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“Helping people to be independent and live well is what we are all about.”: Jennifer Lawrence

Jennifer Lawrence has no doubt seen it all during her 17 years at the Brightwater Care Group. She’s navigated a minefield of funding uncertainty, regulation changes and the scrutiny of a Royal Commission, not to mention the constant and critical glare her industry attracts from the public and media.


The past few years in particular – in fact, ever since she took over the role as CEO of the aged care and disability services provider – have been very challenging. Surely there is nothing left to surprise her. Apparently there is.

“Our staff,” she says. “Their empathy and commitment to the people we care for always amazes me.” Those people number more than 3,000, all of whom are cared for by a Brightwater service, located predominantly in Perth, and offering retirement, aged and disability care.

Having worked as the General Manager of Disability, Research and Risk since joining Brightwater in 2003, Jennifer admits it was a “real gamble” for the Board to appoint a CEO from within rather than considering external professionals.

But she concedes her long history with the company gave her a unique insight into what was required, particularly in a very rapid and fluid environment.

Once in the top job, she wasted no time in surrounding herself with the right executive team, including a general manager of customers to assist with moving the organisation away from being a health-based service and more towards a customerdriven service.

However, Jennifer was recognised for more than her strong leadership skills. She also boasts an impressive pedigree in medical science, having held executive roles in private pathology and clinical research, with many of her findings published overseas.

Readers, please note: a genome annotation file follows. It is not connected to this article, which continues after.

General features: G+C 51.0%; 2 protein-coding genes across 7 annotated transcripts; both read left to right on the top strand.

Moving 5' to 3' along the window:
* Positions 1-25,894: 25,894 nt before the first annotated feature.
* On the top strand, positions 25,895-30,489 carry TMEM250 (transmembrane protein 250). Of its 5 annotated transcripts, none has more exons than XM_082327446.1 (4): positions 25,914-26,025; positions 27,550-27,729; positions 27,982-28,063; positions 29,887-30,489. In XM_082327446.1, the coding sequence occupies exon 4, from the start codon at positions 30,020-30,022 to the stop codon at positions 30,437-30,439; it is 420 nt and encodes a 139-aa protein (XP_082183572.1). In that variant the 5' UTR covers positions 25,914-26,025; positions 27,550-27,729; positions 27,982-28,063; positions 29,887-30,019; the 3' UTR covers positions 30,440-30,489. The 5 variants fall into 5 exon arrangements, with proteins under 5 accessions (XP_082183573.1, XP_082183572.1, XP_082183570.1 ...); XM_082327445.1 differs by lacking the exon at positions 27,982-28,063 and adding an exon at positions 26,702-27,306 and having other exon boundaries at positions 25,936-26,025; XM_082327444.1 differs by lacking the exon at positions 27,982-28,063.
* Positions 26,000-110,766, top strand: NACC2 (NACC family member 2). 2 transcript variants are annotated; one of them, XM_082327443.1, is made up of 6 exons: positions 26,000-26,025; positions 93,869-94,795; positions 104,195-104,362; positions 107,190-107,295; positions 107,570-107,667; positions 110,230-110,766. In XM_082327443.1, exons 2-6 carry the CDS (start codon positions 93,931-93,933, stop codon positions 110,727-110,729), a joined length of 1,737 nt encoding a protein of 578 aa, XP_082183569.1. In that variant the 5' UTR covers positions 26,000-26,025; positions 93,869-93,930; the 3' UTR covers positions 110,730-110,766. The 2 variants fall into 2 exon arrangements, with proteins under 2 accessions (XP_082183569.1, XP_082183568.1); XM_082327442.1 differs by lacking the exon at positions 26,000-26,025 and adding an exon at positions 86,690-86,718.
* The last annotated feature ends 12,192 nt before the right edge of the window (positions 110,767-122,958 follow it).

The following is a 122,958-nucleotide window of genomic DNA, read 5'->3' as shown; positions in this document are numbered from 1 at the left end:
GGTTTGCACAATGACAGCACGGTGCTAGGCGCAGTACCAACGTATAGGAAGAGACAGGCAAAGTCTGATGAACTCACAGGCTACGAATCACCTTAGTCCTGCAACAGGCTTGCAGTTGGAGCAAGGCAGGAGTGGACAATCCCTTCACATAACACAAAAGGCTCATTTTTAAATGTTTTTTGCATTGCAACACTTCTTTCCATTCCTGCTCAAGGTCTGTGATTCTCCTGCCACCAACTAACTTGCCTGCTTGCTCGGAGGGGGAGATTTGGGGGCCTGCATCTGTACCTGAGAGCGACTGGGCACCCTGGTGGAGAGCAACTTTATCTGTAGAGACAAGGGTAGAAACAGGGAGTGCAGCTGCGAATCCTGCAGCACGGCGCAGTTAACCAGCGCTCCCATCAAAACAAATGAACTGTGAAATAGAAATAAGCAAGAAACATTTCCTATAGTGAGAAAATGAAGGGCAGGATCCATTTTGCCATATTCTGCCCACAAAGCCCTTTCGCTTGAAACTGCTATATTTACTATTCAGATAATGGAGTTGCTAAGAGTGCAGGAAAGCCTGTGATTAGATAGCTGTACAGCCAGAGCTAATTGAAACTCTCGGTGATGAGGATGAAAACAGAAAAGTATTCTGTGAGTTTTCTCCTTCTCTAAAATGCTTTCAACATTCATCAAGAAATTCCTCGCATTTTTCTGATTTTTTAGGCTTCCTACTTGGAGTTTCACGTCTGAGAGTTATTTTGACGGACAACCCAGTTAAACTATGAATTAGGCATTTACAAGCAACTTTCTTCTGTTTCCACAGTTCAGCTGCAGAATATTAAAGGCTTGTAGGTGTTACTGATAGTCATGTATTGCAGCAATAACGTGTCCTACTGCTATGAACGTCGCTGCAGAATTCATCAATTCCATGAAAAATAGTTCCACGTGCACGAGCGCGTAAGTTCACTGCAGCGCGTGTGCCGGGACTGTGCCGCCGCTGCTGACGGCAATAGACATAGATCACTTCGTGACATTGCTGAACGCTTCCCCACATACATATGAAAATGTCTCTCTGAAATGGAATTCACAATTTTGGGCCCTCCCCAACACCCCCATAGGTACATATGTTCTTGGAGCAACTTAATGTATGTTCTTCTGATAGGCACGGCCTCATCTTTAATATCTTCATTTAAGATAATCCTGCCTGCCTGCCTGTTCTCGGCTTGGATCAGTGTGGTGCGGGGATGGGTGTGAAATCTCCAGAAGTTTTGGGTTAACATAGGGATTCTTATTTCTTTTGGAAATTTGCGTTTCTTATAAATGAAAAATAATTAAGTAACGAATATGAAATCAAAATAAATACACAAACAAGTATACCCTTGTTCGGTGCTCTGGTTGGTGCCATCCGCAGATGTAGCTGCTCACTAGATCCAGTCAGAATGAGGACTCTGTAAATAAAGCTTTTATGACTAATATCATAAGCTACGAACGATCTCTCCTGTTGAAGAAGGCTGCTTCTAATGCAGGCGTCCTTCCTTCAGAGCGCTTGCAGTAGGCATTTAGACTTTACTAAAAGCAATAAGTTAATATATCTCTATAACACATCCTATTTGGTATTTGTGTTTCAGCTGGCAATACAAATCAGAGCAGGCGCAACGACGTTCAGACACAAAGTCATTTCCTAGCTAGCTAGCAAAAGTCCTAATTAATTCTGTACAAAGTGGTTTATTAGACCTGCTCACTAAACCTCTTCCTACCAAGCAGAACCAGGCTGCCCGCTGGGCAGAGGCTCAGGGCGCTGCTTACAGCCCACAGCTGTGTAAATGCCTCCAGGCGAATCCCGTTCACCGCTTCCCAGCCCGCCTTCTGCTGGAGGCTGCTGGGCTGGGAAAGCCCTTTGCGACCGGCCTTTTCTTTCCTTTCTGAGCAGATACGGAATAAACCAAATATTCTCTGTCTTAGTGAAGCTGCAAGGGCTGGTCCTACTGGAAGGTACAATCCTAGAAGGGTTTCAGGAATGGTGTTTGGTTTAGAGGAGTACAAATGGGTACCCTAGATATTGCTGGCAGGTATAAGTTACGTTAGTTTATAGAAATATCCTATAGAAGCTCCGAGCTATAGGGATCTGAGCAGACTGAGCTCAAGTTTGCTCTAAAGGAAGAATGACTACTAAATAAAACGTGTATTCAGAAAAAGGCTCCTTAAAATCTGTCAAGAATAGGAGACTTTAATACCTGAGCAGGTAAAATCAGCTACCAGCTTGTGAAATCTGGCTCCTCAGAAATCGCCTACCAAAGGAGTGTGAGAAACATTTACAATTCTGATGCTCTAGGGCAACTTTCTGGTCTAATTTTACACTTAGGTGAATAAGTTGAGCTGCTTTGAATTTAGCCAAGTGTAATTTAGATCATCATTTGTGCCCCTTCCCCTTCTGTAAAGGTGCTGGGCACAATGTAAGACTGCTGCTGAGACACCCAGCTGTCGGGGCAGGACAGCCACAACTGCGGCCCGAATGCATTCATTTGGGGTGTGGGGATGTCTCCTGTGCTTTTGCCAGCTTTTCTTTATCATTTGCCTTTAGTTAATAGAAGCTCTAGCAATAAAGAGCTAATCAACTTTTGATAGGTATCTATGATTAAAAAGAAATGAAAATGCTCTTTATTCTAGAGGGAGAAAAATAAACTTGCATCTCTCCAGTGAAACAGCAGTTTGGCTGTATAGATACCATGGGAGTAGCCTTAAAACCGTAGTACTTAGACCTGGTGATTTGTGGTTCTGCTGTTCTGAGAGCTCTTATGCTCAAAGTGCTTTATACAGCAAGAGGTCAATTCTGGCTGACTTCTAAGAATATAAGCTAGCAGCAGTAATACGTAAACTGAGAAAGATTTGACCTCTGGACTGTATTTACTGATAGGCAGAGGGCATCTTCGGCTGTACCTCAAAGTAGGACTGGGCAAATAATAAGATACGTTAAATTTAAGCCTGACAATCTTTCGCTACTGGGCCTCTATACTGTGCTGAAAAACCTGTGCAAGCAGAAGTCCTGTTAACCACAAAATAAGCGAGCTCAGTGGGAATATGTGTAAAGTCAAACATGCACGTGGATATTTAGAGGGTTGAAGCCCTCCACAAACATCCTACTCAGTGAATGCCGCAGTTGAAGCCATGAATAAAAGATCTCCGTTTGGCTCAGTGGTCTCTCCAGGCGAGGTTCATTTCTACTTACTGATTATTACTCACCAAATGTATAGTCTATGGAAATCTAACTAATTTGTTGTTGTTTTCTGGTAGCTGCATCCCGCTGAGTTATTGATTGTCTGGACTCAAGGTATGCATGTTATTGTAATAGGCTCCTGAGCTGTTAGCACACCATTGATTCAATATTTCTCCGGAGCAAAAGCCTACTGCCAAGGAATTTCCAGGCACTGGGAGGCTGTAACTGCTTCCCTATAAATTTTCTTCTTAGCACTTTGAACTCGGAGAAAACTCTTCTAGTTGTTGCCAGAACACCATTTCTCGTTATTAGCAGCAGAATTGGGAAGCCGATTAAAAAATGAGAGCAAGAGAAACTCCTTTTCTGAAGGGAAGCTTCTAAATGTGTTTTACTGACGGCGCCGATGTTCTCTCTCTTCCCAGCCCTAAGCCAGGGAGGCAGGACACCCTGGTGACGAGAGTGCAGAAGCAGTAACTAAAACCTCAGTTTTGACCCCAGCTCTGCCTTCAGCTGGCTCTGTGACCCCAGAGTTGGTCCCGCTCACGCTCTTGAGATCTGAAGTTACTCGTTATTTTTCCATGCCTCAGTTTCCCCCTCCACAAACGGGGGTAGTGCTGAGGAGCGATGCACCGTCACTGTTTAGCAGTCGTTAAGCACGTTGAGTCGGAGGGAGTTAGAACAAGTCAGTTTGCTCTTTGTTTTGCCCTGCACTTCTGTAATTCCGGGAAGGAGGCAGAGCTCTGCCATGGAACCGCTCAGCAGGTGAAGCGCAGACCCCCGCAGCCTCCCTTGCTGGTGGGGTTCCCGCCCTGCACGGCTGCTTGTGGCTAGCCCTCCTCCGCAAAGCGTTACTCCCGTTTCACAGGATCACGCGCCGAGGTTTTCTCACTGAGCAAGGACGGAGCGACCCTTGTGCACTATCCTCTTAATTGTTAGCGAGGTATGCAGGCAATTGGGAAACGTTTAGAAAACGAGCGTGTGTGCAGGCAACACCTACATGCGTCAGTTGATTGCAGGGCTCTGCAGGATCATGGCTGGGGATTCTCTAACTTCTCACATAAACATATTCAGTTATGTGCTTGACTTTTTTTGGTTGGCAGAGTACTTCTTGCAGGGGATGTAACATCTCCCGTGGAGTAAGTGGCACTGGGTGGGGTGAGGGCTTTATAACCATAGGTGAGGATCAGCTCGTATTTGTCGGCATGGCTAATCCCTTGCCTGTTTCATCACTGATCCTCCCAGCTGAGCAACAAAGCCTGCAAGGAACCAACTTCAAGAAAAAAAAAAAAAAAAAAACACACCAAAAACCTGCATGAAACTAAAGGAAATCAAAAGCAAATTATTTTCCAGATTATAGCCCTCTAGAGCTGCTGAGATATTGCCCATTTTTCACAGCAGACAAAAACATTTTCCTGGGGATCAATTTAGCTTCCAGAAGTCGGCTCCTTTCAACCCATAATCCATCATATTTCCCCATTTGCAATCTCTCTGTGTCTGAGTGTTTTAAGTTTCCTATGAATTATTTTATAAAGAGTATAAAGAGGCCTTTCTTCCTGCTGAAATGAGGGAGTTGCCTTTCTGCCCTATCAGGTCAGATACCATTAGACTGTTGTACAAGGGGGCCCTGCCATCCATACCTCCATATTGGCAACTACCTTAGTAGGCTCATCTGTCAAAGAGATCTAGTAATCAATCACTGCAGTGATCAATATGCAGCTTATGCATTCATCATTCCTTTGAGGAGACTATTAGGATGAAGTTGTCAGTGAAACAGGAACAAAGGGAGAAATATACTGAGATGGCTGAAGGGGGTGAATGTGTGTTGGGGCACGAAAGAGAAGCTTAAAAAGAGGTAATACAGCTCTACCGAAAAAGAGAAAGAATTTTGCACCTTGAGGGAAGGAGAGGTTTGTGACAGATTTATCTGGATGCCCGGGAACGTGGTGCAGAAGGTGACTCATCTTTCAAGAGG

Her expertise has already led to the launch in 2011 of the internationally renowned Brightwater Research Centre.


“I was always attracted to working out how things work in the body,” she explains. “And I still really enjoy the research into health and wellbeing and discovering new developments. That’s why this industry appeals – there’s so much opportunity for us to really make a difference.”

Indeed, Jennifer has already made a huge difference to Brightwater, from both a business and cultural perspective. Based at headquarters in Perth’s Osborne Park, she’s responsible for 2,400 carers, medical professionals, researchers and administrative staff, most of whom work across Brightwater’s 11 aged care homes, 10 disability homes and one retirement village.

Brightwater offers a broad cross-section of services, including residential aged care, aged care in the home, disability support, retirement living and industrial services in catering and commercial linen.

Care varies to cater to each individual’s needs, the choice of short- and long-term residential accommodation or assistance provided in the home for the aged, while rehabilitation services offer specialised support for people aged from 18 living with the complex disabilities resulting from brain injuries.

There is ongoing investment in residential buildings, including Brightwater’s largest capital development in its 119-year history. The development to be built next to Brightwater’s The Village, Inglewood facility, proposes a community hub to include office, training and research facilities, incidental retail and recreation amenities and intergenerational care and accommodation.